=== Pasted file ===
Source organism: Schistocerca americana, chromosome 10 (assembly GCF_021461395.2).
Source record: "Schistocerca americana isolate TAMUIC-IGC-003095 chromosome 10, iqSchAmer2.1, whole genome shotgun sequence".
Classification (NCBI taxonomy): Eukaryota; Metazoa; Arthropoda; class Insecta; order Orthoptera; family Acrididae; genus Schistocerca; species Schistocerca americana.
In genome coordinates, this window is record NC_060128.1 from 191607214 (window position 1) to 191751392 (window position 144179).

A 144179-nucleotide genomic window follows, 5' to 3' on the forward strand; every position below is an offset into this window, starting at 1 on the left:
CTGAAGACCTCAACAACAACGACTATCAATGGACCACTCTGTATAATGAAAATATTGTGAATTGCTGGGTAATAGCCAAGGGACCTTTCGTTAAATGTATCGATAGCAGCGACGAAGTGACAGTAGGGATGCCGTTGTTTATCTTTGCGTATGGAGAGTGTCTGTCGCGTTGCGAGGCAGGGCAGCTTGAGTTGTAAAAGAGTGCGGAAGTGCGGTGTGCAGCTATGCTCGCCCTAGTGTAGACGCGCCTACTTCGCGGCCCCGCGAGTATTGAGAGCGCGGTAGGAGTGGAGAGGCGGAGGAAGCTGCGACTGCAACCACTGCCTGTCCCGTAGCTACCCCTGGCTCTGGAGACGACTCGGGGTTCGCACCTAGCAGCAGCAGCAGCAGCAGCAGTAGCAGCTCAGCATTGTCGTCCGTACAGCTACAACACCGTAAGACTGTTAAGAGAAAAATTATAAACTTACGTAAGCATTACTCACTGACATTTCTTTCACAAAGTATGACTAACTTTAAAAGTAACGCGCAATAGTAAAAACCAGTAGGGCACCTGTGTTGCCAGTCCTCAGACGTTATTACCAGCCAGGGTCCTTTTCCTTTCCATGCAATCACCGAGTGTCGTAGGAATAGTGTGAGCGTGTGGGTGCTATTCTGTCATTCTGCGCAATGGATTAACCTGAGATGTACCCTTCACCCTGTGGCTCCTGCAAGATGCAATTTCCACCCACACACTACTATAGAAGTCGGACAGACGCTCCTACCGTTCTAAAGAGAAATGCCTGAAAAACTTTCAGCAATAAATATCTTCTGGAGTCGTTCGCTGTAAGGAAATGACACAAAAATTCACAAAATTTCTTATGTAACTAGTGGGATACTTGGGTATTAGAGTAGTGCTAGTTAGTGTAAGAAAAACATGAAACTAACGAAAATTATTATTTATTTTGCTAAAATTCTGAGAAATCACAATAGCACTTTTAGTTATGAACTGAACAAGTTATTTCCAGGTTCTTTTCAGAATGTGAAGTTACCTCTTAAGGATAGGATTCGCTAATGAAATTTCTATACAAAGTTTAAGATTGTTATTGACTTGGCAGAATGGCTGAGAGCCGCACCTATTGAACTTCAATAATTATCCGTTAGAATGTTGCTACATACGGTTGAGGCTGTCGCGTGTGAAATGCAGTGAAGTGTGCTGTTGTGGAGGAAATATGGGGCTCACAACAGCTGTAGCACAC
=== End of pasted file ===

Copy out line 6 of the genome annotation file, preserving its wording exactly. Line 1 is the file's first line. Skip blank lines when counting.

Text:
CTGAAGACCTCAACAACAACGACTATCAATGGACCACTCTGTATAATGAAAATATTGTGAATTGCTGGGTAATAGCCAAGGGACCTTTCGTTAAATGTATCGATAGCAGCGACGAAGTGACAGTAGGGATGCCGTTGTTTATCTTTGCGTATGGAGAGTGTCTGTCGCGTTGCGAGGCAGGGCAGCTTGAGTTGTAAAAGAGTGCGGAAGTGCGGTGTGCAGCTATGCTCGCCCTAGTGTAGACGCGCCTACTTCGCGGCCCCGCGAGTATTGAGAGCGCGGTAGGAGTGGAGAGGCGGAGGAAGCTGCGACTGCAACCACTGCCTGTCCCGTAGCTACCCCTGGCTCTGGAGACGACTCGGGGTTCGCACCTAGCAGCAGCAGCAGCAGCAGCAGTAGCAGCTCAGCATTGTCGTCCGTACAGCTACAACACCGTAAGACTGTTAAGAGAAAAATTATAAACTTACGTAAGCATTACTCACTGACATTTCTTTCACAAAGTATGACTAACTTTAAAAGTAACGCGCAATAGTAAAAACCAGTAGGGCACCTGTGTTGCCAGTCCTCAGACGTTATTACCAGCCAGGGTCCTTTTCCTTTCCATGCAATCACCGAGTGTCGTAGGAATAGTGTGAGCGTGTGGGTGCTATTCTGTCATTCTGCGCAATGGATTAACCTGAGATGTACCCTTCACCCTGTGGCTCCTGCAAGATGCAATTTCCACCCACACACTACTATAGAAGTCGGACAGACGCTCCTACCGTTCTAAAGAGAAATGCCTGAAAAACTTTCAGCAATAAATATCTTCTGGAGTCGTTCGCTGTAAGGAAATGACACAAAAATTCACAAAATTTCTTATGTAACTAGTGGGATACTTGGGTATTAGAGTAGTGCTAGTTAGTGTAAGAAAAACATGAAACTAACGAAAATTATTATTTATTTTGCTAAAATTCTGAGAAATCACAATAGCACTTTTAGTTATGAACTGAACAAGTTATTTCCAGGTTCTTTTCAGAATGTGAAGTTACCTCTTAAGGATAGGATTCGCTAATGAAATTTCTATACAAAGTTTAAGATTGTTATTGACTTGGCAGAATGGCTGAGAGCCGCACCTATTGAACTTCAATAATTATCCGTTAGAATGTTGCTACATACGGTTGAGGCTGTCGCGTGTGAAATGCAGTGAAGTGTGCTGTTGTGGAGGAAATATGGGGCTCACAACAGCTGTAGCACAC